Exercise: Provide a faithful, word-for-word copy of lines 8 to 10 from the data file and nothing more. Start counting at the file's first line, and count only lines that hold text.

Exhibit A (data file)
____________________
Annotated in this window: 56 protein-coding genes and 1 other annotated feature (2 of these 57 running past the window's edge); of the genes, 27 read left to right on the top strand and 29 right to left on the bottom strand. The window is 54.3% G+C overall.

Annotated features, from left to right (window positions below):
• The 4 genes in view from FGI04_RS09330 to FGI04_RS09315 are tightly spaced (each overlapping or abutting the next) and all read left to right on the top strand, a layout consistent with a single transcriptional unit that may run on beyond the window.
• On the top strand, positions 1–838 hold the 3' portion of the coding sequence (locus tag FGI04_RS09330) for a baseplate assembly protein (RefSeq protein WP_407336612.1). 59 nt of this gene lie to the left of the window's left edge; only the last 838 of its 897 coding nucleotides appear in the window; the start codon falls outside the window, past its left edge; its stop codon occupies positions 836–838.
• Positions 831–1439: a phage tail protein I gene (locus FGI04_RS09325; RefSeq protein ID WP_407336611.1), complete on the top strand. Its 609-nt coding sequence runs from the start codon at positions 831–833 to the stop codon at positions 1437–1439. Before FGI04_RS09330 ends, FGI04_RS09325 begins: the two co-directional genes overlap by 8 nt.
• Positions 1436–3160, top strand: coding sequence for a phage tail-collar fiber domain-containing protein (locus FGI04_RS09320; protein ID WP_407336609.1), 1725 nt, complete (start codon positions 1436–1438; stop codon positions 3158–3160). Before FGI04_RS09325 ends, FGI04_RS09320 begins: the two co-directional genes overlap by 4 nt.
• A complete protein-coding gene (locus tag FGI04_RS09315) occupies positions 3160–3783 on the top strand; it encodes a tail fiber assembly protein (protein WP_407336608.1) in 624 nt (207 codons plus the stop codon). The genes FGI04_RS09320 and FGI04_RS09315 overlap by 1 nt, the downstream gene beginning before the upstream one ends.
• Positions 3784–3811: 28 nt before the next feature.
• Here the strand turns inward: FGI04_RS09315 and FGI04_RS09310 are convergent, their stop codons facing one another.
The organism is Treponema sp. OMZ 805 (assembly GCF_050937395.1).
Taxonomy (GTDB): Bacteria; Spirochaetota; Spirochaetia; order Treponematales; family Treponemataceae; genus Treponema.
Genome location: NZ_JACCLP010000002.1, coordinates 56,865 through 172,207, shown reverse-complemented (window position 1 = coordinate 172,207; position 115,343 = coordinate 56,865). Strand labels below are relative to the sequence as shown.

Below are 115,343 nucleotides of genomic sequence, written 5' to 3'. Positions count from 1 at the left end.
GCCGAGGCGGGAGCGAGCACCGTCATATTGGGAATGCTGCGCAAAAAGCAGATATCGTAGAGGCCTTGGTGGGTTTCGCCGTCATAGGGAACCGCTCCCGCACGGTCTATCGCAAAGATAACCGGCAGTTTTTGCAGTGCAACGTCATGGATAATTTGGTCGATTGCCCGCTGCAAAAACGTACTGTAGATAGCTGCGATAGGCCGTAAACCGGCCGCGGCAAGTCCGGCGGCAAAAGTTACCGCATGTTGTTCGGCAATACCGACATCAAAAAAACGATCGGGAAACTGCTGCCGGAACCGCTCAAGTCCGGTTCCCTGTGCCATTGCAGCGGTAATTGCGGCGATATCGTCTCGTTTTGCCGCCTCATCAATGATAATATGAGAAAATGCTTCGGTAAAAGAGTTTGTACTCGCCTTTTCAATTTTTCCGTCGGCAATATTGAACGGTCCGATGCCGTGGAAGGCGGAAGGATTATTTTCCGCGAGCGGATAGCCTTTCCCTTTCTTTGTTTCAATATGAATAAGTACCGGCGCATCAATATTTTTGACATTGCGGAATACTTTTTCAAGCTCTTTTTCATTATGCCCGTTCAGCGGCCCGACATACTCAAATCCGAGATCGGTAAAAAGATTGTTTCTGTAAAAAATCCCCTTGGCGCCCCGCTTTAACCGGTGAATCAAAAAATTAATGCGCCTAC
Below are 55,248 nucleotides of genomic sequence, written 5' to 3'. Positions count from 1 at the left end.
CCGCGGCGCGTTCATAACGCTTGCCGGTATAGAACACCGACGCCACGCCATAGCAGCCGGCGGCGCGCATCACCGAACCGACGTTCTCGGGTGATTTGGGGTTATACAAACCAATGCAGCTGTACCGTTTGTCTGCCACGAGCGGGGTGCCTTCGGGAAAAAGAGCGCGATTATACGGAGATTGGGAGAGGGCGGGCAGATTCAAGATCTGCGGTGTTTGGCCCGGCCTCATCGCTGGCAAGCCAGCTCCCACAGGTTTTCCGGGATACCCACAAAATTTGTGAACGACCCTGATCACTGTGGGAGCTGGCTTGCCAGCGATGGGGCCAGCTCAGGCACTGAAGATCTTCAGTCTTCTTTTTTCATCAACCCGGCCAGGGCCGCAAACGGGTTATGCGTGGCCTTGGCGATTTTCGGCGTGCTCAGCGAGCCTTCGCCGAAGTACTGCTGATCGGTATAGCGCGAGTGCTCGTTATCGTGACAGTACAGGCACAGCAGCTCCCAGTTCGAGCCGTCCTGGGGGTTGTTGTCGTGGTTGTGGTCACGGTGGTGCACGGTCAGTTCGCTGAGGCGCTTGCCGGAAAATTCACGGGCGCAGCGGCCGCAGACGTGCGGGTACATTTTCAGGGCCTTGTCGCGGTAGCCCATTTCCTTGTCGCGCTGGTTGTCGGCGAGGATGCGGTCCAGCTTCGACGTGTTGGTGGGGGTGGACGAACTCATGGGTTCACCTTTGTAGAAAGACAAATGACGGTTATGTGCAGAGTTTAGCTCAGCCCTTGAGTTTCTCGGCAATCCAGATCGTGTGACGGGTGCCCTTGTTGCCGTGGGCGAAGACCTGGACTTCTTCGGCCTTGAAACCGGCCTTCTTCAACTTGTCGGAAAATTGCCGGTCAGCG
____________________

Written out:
• Positions 3784–3811: 28 nt before the next feature.
• Here the strand turns inward: FGI04_RS09315 and FGI04_RS09310 are convergent, their stop codons facing one another.
The organism is Treponema sp. OMZ 805 (assembly GCF_050937395.1).